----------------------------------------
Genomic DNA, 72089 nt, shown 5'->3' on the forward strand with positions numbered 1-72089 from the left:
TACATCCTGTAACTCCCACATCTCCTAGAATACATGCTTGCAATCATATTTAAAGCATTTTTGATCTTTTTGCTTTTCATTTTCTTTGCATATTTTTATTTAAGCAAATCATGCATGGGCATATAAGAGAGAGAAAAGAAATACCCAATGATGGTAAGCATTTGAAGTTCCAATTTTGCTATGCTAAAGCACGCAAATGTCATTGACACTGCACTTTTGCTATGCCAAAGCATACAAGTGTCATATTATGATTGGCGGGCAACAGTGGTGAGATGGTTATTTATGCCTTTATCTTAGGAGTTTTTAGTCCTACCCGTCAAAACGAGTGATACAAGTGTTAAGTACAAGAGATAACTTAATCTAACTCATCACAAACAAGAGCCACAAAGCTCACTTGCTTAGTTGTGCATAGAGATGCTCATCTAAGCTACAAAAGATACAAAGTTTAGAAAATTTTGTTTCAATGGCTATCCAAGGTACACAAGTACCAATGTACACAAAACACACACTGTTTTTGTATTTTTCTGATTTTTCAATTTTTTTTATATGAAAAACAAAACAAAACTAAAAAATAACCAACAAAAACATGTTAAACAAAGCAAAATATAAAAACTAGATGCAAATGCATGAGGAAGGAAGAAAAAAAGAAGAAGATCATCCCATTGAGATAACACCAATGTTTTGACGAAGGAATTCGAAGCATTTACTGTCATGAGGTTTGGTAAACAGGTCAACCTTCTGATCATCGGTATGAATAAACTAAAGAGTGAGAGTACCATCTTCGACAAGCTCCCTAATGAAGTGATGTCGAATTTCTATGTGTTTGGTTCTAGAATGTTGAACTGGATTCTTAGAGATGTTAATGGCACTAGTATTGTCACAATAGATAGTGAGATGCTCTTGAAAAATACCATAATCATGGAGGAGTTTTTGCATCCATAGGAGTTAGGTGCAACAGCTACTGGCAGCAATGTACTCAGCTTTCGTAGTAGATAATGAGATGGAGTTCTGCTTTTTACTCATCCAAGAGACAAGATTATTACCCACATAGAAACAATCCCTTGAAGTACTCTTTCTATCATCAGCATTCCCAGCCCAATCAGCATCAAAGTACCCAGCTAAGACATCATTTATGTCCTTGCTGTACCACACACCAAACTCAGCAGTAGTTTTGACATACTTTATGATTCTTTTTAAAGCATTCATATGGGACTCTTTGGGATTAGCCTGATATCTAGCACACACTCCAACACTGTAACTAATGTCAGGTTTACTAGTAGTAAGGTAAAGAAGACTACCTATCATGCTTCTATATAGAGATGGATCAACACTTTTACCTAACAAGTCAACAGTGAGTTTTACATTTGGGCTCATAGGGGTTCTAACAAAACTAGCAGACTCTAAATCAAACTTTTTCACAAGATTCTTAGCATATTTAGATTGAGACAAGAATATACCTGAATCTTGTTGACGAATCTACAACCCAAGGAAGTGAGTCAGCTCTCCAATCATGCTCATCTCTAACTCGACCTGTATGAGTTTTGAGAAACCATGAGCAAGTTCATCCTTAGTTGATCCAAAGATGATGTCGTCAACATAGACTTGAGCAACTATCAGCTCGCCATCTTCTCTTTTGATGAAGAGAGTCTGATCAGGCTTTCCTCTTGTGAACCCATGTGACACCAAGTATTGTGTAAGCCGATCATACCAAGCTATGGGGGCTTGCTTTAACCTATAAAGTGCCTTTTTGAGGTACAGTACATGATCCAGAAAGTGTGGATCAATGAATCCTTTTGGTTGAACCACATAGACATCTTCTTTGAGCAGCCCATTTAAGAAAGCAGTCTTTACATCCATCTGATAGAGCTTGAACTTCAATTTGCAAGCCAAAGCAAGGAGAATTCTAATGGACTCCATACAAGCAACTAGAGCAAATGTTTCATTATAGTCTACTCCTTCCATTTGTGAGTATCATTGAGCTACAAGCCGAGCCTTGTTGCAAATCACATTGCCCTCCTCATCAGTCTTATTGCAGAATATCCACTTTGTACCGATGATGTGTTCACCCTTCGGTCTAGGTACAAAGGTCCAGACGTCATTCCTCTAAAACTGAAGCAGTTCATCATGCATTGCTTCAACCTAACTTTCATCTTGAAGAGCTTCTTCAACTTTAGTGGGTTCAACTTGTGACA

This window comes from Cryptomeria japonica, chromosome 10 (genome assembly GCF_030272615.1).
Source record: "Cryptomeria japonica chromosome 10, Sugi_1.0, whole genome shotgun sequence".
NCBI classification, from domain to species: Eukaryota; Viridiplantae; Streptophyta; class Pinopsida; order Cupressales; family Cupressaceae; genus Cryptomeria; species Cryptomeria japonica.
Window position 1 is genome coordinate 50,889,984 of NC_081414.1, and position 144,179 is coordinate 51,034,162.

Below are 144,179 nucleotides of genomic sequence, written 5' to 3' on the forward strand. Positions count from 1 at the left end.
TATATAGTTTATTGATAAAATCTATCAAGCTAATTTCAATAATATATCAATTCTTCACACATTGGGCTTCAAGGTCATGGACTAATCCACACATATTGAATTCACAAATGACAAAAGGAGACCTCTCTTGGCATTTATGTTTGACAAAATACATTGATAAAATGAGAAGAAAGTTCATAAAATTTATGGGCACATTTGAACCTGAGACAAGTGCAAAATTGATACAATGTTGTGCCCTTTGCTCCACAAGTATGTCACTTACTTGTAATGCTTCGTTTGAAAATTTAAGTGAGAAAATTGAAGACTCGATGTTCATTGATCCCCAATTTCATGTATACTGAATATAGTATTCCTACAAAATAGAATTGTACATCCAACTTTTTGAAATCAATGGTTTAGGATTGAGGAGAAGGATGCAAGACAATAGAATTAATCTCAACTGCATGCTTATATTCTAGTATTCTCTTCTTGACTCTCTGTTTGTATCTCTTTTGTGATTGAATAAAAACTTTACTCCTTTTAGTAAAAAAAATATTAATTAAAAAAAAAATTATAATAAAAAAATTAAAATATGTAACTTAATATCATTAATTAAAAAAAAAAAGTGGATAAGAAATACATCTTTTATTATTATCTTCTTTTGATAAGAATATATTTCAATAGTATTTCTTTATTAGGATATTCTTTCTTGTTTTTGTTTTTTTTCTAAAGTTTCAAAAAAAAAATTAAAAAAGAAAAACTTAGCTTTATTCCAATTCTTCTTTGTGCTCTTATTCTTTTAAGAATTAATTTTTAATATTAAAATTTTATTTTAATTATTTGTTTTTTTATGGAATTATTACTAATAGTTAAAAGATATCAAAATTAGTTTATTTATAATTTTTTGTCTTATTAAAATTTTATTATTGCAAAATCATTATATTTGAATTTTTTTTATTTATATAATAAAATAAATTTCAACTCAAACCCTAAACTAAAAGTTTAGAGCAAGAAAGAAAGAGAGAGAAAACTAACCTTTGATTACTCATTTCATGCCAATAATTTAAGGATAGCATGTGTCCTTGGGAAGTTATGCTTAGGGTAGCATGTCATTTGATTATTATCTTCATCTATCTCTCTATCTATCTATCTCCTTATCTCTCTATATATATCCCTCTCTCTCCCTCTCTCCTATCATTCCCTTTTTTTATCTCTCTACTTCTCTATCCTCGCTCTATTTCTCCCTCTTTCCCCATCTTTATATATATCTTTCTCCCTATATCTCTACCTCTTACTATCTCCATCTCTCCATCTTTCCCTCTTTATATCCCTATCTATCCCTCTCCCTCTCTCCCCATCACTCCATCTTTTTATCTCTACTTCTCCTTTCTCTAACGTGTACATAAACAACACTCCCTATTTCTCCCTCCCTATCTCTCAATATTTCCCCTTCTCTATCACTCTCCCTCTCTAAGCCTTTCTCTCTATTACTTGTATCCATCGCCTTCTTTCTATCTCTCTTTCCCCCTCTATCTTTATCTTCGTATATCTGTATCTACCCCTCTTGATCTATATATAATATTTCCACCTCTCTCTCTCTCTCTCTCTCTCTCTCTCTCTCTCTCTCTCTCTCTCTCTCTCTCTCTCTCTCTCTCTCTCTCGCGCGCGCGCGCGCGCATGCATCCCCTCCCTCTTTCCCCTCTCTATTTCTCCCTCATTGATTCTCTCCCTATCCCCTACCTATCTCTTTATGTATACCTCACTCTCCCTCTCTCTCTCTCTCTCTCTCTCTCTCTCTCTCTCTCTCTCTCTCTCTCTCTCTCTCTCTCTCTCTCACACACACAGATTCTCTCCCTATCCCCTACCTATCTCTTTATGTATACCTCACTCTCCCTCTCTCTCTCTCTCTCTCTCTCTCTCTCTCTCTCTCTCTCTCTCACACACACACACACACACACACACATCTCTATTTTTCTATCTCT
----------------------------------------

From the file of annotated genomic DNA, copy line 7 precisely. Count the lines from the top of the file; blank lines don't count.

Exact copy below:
Below are 144,179 nucleotides of genomic sequence, written 5' to 3' on the forward strand. Positions count from 1 at the left end.